Puck Dreams

Standing 6-foot-4 and weighing 257 pounds, Dustin Byfuglien is easily envisioned as a pro athlete in football, basketball or baseball. But unlike most African Americans in major team sports, the Minneapolis native found his soul on ice. Byfuglien (pronounced BUF-lin) scored three game-winning goals in the Western Conference semifinals, including the winner on May 23, propelling the Chicago Blackhawks to the NHL Stanley Cup finals for the first time since 1992.

With a mother of Norwegian descent and an African-American father, Byfuglien is a rarity in the NHL, among just 20 black players this season out of 690 overall. The Philadelphia Flyers—Chicago's opponent in the finals—feature one in goalie Ray Emery, but he's been sidelined with a hip injury since March.


Like the majority of black players in the NHL, Emery is Canadian. So is the man who's doing his best to expose hockey to minority youth in the United States.

"We've reached out and touched over 45,000 boys and girls since 1998," said Willie O'Ree, 74, who holds a special place in NHL history, having paved the way for Byfuglien and Emery and other black players, such as Mike Marson, Grant Fuhr and Mike Grier. On Jan. 18, 1958, playing for the Boston Bruins against the Montreal Canadiens, O'Ree became the first black to play in the NHL.

These days he helps lead "Hockey Is For Everyone" and other diversity efforts as the NHL's director of youth development. "Once you let them know there is another sport they can play, some of the boys and girls have a lot of natural ability. But they haven't had an opportunity to display it.

"If we can't get them on the ice, we work with them in street hockey programs," he said. "Then when they get on the ice, they find out they can maneuver a puck and stick and do things on the ice they probably never dreamed of before. It's really overwhelming to watch these kids bring out this talent that they have."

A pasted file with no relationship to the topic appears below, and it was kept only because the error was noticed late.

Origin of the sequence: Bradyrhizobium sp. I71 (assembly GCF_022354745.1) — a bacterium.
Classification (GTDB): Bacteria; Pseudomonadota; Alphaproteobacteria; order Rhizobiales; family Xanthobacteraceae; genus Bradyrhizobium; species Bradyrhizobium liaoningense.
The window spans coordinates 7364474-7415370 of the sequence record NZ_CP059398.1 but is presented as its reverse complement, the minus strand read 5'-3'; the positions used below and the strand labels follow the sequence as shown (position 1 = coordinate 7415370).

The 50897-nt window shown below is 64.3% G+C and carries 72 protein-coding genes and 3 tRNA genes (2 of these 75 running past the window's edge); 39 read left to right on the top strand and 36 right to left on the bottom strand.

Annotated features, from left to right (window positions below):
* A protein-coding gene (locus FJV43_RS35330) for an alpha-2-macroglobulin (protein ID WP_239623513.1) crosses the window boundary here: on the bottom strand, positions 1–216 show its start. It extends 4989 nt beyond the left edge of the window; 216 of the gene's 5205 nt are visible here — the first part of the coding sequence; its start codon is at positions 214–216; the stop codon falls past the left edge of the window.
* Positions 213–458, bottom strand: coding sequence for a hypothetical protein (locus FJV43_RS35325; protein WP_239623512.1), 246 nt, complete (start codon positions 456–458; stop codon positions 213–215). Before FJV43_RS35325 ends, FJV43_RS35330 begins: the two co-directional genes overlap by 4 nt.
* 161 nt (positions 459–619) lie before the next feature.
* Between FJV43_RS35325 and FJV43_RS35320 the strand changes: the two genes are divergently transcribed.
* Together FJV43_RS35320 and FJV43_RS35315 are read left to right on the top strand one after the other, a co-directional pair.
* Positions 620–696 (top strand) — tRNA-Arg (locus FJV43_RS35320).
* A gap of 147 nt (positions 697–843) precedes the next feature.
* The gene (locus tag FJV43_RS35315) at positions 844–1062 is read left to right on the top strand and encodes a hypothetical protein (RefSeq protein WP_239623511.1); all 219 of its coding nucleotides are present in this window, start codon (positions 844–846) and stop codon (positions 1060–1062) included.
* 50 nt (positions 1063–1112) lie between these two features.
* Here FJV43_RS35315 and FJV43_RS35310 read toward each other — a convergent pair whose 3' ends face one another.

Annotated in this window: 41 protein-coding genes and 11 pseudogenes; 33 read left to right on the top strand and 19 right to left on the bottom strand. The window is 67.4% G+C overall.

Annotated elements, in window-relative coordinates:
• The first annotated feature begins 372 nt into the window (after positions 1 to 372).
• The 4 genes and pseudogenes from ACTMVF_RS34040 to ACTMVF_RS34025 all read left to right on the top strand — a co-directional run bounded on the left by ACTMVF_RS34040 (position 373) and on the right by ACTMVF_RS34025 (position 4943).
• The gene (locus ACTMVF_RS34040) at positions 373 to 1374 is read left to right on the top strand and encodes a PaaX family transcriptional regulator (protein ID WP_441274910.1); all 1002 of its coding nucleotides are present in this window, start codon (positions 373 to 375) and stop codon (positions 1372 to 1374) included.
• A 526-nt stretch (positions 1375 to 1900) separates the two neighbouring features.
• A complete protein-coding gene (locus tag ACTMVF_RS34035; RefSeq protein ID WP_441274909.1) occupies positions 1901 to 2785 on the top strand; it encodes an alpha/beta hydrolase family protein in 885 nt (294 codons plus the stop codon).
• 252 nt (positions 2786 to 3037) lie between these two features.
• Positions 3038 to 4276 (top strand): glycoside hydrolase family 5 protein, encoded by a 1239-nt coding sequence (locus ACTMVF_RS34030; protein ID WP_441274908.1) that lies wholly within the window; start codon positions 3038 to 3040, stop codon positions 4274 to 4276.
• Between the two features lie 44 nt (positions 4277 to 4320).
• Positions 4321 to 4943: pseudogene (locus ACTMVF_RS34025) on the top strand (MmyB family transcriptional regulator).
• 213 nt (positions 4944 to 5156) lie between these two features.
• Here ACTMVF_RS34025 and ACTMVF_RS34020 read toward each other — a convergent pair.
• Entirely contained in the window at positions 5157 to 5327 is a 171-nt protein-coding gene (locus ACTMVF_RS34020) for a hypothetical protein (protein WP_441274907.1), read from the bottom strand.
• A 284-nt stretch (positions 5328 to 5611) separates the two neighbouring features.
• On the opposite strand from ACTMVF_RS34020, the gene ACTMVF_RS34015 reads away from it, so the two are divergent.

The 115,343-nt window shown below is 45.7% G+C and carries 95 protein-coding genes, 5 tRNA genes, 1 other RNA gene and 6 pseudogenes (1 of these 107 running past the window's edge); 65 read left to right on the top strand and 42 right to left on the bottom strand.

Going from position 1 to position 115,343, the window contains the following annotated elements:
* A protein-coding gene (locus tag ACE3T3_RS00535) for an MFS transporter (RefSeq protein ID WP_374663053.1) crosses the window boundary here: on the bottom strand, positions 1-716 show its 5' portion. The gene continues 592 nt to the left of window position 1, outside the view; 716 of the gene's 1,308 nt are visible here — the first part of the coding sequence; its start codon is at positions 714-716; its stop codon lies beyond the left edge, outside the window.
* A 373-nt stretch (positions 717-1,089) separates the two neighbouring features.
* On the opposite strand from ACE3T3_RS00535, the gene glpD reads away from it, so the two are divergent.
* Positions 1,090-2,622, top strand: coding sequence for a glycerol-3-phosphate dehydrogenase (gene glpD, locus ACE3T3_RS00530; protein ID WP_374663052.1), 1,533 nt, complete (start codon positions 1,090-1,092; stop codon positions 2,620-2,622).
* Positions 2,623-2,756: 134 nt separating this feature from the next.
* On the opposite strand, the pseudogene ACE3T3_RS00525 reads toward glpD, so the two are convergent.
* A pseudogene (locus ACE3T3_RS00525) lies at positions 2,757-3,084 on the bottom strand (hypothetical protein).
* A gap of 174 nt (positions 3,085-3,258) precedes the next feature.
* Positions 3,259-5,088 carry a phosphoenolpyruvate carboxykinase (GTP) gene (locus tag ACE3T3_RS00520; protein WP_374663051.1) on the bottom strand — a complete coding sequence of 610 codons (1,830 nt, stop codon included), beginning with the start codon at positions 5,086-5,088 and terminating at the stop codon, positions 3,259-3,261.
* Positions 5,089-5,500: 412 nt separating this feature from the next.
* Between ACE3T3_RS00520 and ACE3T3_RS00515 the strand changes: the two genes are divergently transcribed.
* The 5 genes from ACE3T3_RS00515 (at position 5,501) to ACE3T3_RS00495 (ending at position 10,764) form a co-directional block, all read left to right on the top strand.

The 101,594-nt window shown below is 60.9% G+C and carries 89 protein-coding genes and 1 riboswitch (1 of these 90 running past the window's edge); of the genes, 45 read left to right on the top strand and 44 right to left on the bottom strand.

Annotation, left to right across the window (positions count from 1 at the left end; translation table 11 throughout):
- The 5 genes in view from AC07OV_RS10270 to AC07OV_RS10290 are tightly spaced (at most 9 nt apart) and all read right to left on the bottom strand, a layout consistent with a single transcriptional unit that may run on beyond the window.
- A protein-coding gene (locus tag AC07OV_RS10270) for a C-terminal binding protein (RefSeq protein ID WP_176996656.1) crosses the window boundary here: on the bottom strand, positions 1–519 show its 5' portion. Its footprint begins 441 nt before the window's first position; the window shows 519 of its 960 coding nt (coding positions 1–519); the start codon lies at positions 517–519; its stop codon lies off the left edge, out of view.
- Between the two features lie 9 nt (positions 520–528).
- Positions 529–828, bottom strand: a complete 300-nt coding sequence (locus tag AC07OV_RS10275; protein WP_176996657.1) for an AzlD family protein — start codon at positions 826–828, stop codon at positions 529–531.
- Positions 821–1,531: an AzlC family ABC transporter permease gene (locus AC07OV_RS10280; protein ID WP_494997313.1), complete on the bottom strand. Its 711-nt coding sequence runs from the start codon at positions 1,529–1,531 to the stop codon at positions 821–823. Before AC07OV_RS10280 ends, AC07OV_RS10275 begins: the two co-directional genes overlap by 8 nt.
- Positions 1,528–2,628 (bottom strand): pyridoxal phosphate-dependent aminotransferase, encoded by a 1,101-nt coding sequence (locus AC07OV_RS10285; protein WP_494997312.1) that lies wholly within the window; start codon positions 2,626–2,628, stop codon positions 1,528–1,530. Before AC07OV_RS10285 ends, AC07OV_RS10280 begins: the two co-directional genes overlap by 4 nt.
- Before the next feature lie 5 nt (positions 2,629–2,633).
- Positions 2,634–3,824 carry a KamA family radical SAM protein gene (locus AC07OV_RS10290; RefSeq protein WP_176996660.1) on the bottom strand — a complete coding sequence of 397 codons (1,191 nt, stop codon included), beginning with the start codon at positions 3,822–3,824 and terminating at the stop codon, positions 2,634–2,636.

For his years of service to youth and the growth of hockey, O'Ree recently received one of his country's highest honors, the Order of Canada, which is administered by the governor general-in-council on behalf of the Queen of Canada.

Although he never became a force—playing in just 45 NHL games from 1958-61—O'Ree's pro career spanned 21 seasons. Amazingly, he was blind in his right eye for the duration, having been struck by a slap shot during his last year of junior hockey, back when players didn't wear helmets and visors.


But O'Ree's dreams weren't gone and neither was his love for the game. Like seemingly every kid in Canada, O'Ree started skating at age 2 and playing hockey age 5. He spent every day from October through March on the ice, with a rink in his backyard and four more outdoor rinks within a 15-minute walk. He skated to school on creeks, ponds and rivers. Wearing skates on ice was as natural as wearing sneakers on grass.

He says becoming comfortable and confident on ice is one of the main barriers (along with expense) to increased minority participation in hockey. You can play catch with a football or baseball just about anywhere, and the same is true for shooting hoops. But ice hockey requires a specific, unique playing surface, and rinks are often few in number where minorities are concentrated.


"I was at the Los Angeles Kings practice rink a little while ago, and they had about 260 boys and girls come in from different schools and areas," he said. "Some of them had never been on ice before. Some of them came out and hung on the boards. Others would go along the boards for a little bit and all of the sudden take off. You could just see it was a natural thing for them. They were a little wobbly, but they had balance."

As evidenced by Olympic speedskating champion Shani Davis, African-American athletes can handle their business on ice—if they get to a rink early and often enough. Considering the speed, grace, strength and agility that hockey requires, O'Ree is certain we'll see more Byfugliens and Griers in the years to come. But he isn't limiting his goal to developing NHL players.


"I enjoy working with the diversity program and 'Hockey Is For Everyone,'" he said. "I've come in contact with a lot of boys and girls over the years. When you can put a smile on their face and let them tell you they're having a great time and enjoying the sport, that's nice to hear."

Deron Snyder is a regular contributor to The Root.